On January 24, 2013, the U.S. House Ways and Means (HW&M) Committee chairman released a financial product tax reform discussion draft to revolutionize the tax rules with respect to financial products and derivatives (the Proposal).
The Proposal is in response to the historic December 2011 joint hearing of the HW&M and the Senate Finance Committee. McDermott Will & Emery partner Andrea Kramer was one of four guests invited to provide testimony at that hearing, where she testified that the current tax hedging provisions need to be expanded to include various risk management transactions that are not “hedges” under current tax law.
The Proposal addresses six areas:
- Imposing mark-to-market accounting for financial derivatives
- “Simplifying” business hedging identification requirement
- Preventing “phantom” income and deductions on debt restructurings
- Harmonizing taxation of bonds in the secondary market traded at discounts or premiums
- Changing tax basis calculations for securities
- Expanding the scope of the wash sale rule
In the remainder of this newsletter, we summarize the Proposal’s key provisions.
Impose Uniform Mark to Market Taxation on Financial Derivatives
The Proposal seeks uniformity for the tax treatment of derivatives by requiring all non-exempt derivative positions (broadly defined as futures, forwards, options and notional principal contracts) to be marked to market at the end of each tax year so that changes in the value of derivatives result in currently taxable gain or loss. Gains or losses from marking derivatives to market would be uniformly treated as ordinary income or loss attributable to a trade or business of the taxpayer, allowing losses to be deducted against ordinary income.
The mark to market rules would apply to all taxpayers, including individuals, although businesses that enter into transactions that meet the tax hedge definition can qualify for an exemption.
While the Proposal would not extend to non-derivative positions (such as stock, securities or physical commodities) on a stand-alone basis, the Proposal would require mark to market taxation for any non-derivative that is part of a tax straddle with a derivative (referred to as a mixed straddle). Under this mixed straddle rule, all positions would be marked to market as ordinary income or loss. Any pre-straddle gains on non-derivative positions held prior to entering into the straddle would be recognized at the time the straddle is entered into. Pre-straddle losses, however, would be deferred until the non-derivative position is disposed of in an otherwise taxable transaction.
To determine the amount of mark to market gain or loss on derivative positions, the Proposal would grant regulatory authority to allow taxpayers to rely on the fair market value of the derivatives that taxpayers report for financial or credit purposes. Such regulatory authority, however, does not solve the problems that will likely arise in determining the value of illiquid or long-dated products.
The Proposal applies to all derivatives, as broadly defined, subject to two exceptions. First, derivatives used by businesses as tax hedges to mitigate the risks of price, currency and interest rate changes in their business operations would be exempt from mark to market. Another exception would be provided for certain—but not all—derivatives relating to real estate (such as options to acquire real estate).
Several tax law provisions would be repealed because of imposition of mark to market taxation and uniform ordinary income for derivatives, such as the 60/40 tax treatment currently available to Section 1256 contracts (including domestic futures contracts and non-equity options).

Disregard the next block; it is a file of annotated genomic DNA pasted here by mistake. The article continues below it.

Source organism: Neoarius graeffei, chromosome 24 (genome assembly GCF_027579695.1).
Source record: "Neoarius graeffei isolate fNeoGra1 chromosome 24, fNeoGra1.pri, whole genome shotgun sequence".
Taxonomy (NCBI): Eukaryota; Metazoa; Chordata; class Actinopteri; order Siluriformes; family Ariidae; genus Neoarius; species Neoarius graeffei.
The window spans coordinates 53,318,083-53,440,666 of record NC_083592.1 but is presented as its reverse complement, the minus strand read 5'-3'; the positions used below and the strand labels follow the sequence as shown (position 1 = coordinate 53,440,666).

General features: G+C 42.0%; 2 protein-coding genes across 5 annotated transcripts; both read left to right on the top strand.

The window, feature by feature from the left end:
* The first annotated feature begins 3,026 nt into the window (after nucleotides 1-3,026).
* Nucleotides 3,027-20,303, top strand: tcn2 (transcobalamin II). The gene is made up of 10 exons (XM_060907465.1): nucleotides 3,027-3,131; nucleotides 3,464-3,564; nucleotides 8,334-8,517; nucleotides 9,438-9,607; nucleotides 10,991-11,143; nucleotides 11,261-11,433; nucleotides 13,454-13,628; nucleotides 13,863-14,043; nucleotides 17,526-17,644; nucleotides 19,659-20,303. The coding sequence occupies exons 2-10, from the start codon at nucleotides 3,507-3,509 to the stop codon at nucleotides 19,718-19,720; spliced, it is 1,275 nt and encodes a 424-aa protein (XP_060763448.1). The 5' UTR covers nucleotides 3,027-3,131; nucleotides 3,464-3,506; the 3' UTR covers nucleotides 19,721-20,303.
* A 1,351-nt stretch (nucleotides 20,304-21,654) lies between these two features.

Debt instruments with embedded derivatives would be bifurcated into their debt and derivative components, with the derivative component being marked to market. For example, a convertible security would be treated as a separate non-convertible debt instrument and an equity option. A debt instrument would not be treated as having an embedded derivative, however, if it is (1) denominated in or specifies payments by reference to a nonfunctional currency, (2) a contingent payment debt instrument, (3) a variable rate debt instrument or (4) a debt with an alternative payment schedule.
This change would be effective for derivatives entered into after December 31, 2013.
Simplify Business Hedging Tax Rules
Business hedgers that meet the hedge identification rules currently match the timing and character of gains and losses on hedging transactions with the gains and losses associated with the ordinary property, ordinary obligation or borrowing being hedged. The Proposal would exempt business hedging transactions from the tax mark to market rules discussed above. Under current law, a business hedger must identify tax hedges on the day the hedge is entered into and the hedged property on a substantially contemporaneous basis.
Taxpayers would be permitted to meet their tax hedge identification requirement by relying on hedge identifications made for financial accounting purposes. This would protect taxpayers from inadvertently failing to qualify for tax hedging treatment by failing to make a same-day identification. While this would provide relief from inadvertently failing to identify a tax hedge, it does not in any way modernize or expand the tax hedging rules.
This change would be effective for hedging transactions entered into after December 31, 2013.
Expansion of Wash Sales Rules to Related Parties
The Proposal would expand the tax wash sale rules to include acquisitions of replacement securities by certain closely related parties, including spouses, dependents, controlled or controlling entities (such as corporations, partnerships, trusts or estates), and certain qualified compensation, retirement, health and education plans or accounts. In addition, the tax basis of substantially identical stock or securities is not adjusted to include the disallowed loss in an acquisition by a related party other than the taxpayer’s spouse, disallowing such losses.